BEIRUT — The involvement of external powers in the Syrian war continued to accelerate Tuesday as President Bashar Assad's government and Russia dismissed White House allegations that it was preparing a new chemical weapons attack.
Hours later activists reported an airstrike on an Islamic State-run jail in eastern Syria that they said killed more than 40 prisoners and was carried out by the U.S.-led coalition.
The Britain-based Syrian Observatory for Human Rights said at least 15 militants were also killed in the airstrike that happened on Monday in the Deir El-Zour province. The activist-run Deir Ezzor 24 media outlet said at least 60 civilians were killed.
Russia and Syria also carry out airstrikes in Deir el-Zour, and it was not clear how the activists identified the aircraft responsible. The coalition could not immediately be reached for comment.
Ali Haidar, the Syrian minister for national reconciliation, meanwhile dismissed a White House statement Monday that warned Syrian President Bashar Assad's government against carrying out another chemical attack. Haidar told The Associated Press the charges foreshadowed a new diplomatic campaign against Syria at the U.N.
The Kremlin also dismissed the White House statement, which had warned that Assad and his military would "pay a heavy price" if it goes ahead with the attack. Russian President Vladimir Putin's spokesman Dmitry Peskov said that "such threats to Syria's legitimate leaders are unacceptable."
Russia is Assad's key backer and sided with him when he denied responsibility for a chemical weapons attack that killed dozens of people in Idlib province on April 4. Days later, President Donald Trump ordered a retaliatory cruise missile strike on a Syrian air base.
Peskov criticized the Trump administration for using the phrase "another chemical weapons attack," arguing that an independent investigation into the April attack was never conducted despite Russia's calls for one.
The statement by White House Press Secretary Sean Spicer said the U.S. had "identified potential preparations for another chemical weapons attack by the Assad regime that would likely result in the mass murder of civilians, including innocent children."
He said the activities were similar to preparations taken before the attack in April, but provided no evidence or further explanation.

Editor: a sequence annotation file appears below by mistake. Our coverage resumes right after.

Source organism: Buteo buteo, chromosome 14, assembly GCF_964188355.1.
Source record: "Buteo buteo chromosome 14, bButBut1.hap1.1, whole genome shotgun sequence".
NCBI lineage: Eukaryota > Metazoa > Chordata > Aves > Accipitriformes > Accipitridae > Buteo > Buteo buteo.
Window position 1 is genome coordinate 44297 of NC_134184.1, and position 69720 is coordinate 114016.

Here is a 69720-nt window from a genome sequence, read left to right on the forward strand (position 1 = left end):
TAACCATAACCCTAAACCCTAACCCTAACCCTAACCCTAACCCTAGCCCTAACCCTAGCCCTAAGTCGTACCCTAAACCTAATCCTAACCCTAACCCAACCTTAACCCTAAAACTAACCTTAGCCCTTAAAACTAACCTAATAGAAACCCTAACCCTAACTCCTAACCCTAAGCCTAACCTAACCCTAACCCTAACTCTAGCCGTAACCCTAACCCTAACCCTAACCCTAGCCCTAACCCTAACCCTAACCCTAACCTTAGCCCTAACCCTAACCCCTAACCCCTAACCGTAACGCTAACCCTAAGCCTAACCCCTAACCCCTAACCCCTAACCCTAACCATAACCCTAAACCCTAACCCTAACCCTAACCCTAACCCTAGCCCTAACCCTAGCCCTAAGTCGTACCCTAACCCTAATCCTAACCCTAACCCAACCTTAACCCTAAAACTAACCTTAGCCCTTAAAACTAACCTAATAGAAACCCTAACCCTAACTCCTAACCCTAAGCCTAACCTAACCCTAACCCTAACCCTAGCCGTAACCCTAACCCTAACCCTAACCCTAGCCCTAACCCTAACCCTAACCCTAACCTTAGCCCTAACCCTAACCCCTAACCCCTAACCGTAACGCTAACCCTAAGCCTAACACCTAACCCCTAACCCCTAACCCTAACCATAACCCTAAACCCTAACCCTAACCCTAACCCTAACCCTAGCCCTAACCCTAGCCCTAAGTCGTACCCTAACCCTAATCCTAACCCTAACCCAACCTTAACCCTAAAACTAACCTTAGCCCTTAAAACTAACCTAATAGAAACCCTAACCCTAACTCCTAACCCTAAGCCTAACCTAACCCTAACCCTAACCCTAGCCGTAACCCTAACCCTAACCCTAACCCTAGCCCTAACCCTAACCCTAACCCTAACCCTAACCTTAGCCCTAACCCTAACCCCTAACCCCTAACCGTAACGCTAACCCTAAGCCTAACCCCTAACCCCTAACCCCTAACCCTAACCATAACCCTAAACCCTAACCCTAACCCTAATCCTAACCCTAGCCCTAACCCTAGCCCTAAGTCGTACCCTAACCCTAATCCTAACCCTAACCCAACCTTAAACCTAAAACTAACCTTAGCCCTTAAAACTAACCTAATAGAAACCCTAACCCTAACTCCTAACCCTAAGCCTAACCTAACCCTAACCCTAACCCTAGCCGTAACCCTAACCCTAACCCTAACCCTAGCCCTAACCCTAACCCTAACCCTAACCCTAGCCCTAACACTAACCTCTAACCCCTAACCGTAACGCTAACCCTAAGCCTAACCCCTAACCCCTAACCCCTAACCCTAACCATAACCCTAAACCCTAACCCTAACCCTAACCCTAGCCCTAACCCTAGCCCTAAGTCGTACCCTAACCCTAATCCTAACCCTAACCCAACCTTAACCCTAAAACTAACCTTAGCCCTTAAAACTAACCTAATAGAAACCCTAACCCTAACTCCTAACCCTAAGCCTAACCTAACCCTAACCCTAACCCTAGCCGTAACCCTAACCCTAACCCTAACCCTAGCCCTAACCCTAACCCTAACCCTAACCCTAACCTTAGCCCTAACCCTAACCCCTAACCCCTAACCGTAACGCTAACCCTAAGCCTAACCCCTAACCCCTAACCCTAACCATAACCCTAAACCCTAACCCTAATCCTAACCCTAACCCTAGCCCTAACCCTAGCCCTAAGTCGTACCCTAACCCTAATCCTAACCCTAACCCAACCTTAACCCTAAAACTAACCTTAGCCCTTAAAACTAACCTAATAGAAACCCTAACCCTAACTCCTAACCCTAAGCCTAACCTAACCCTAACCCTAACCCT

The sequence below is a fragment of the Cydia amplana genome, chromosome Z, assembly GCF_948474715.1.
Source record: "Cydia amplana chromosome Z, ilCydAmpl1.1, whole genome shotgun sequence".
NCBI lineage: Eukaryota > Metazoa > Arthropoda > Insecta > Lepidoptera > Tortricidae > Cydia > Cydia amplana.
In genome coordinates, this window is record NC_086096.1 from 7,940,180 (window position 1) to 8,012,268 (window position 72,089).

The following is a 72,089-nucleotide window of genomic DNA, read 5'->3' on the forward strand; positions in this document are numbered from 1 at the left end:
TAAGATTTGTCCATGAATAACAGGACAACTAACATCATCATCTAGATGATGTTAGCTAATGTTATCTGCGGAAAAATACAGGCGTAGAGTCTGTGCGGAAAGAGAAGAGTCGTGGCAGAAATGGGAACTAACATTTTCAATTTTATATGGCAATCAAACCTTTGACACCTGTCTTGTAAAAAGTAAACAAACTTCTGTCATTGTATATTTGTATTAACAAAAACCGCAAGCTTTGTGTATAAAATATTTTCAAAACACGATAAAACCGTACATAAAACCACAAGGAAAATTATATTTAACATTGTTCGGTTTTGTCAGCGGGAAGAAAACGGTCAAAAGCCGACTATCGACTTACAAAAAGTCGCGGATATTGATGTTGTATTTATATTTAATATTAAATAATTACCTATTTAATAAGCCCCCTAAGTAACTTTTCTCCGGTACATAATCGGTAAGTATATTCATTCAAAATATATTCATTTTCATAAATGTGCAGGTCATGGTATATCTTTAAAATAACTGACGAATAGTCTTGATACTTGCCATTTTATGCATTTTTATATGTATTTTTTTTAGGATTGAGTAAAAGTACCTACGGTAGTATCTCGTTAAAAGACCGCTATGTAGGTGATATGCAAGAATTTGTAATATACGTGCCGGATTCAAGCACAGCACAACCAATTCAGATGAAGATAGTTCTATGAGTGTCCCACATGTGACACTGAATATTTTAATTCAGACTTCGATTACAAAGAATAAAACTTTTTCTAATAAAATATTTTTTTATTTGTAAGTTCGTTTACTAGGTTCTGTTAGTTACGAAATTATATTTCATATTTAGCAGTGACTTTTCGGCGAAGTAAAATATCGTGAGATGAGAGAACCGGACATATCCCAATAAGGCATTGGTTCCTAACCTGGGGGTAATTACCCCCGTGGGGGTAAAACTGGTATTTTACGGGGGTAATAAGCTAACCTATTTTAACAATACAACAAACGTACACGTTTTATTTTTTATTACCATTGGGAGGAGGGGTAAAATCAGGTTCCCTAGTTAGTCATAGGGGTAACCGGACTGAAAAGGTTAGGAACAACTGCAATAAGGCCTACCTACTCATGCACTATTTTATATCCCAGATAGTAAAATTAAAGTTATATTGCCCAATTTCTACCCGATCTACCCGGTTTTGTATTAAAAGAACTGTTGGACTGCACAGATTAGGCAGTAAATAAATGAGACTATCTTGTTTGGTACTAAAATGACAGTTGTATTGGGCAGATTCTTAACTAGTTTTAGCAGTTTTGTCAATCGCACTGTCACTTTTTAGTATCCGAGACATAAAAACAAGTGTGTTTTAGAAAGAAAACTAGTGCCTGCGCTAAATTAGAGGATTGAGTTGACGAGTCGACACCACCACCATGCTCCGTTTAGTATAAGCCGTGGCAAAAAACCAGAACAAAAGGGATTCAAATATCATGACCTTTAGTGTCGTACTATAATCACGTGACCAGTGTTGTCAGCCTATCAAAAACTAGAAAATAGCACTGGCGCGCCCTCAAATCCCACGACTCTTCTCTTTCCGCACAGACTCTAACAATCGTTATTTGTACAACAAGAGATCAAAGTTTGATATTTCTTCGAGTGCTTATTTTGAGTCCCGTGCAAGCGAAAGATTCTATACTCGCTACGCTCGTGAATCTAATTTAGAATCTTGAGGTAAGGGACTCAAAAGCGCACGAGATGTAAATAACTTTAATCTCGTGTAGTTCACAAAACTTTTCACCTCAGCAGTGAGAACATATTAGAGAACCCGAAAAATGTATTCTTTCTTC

Several State Department officials typically involved in coordinating such announcements said they were caught completely off guard by the warning, which didn't appear to have been discussed in advance with other national security agencies. Typically, the State Department, the Pentagon and U.S. intelligence agencies would all be consulted before the White House issued a declaration sure to ricochet across foreign capitals.
The officials weren't authorized to discuss national security planning publicly and requested anonymity.
A non-governmental source with close ties to the White House said the administration had received intelligence that the Syrians were mixing precursor chemicals for a possible sarin gas attack in either the east or south of the country, where government troops and allied forces have faced recent setbacks.
A senior Russian lawmaker dismissed the U.S. warning as "provocation."
Frants Klintsevich, first deputy chairman of the defense and security committee in the upper chamber of the Russian parliament, accused the United States of "preparing a new attack on the positions of Syrian forces."
The U.S. strike in April was the first direct American assault on the Syrian government and Trump's most dramatic military order since becoming president.
Trump said at the time that the chemical attack crossed "many, many lines," and called on "all civilized nations" to join the U.S. in seeking an end to the carnage in Syria.
Syria denied using chemical weapons. Russia's Defense Ministry said the toxic agents were released when a Syrian airstrike hit a rebel chemical weapons arsenal and munitions factory.
The U.S. attack on a Syrian air base came after years of heated debate and deliberation in Washington over intervention in the bloody civil war. Chemical weapons have killed hundreds of people since the start of the conflict.
The U.S. is providing air support and arms to Kurdish-led Syrian forces who are fighting to drive the Islamic State group from Raqqa, the extremists' self-styled capital.
Defense Secretary Jim Mattis said Tuesday that Washington would continue to provide weapons after the Raqqa battle is over. His comments were likely to anger Turkey, which views the Kurdish fighters as an extension of the insurgency raging in its southeast.
On Monday, Trump had dinner with Mattis, Secretary of State Rex Tillerson, National Security Adviser H.R. McMaster and other top officials as he hosted Indian Prime Minister Narendra Modi at the White House.
Tillerson and Russian Foreign Minister Sergey Lavrov talked earlier Monday about the need to secure a cease-fire in Syria, fight extremist groups and prevent the use of chemical weapons, the Russian Foreign Ministry said.
Nikki Haley, the U.S. Ambassador to the United Nations, followed up Spicer's statement with a Twitter warning: "Any further attacks done to the people of Syria will be blamed on Assad, but also on Russia & Iran who support him killing his own people."
Less than an hour after Spicer issued the statement, Trump was back to tweeting about the 2016 campaign, denouncing investigations into potential collusion between Moscow and his campaign aides as a "Witch Hunt!"
Colvin reported from Washington. Associated Press writers Josh Lederman, Vivian Salama and Matthew Lee contributed to this report.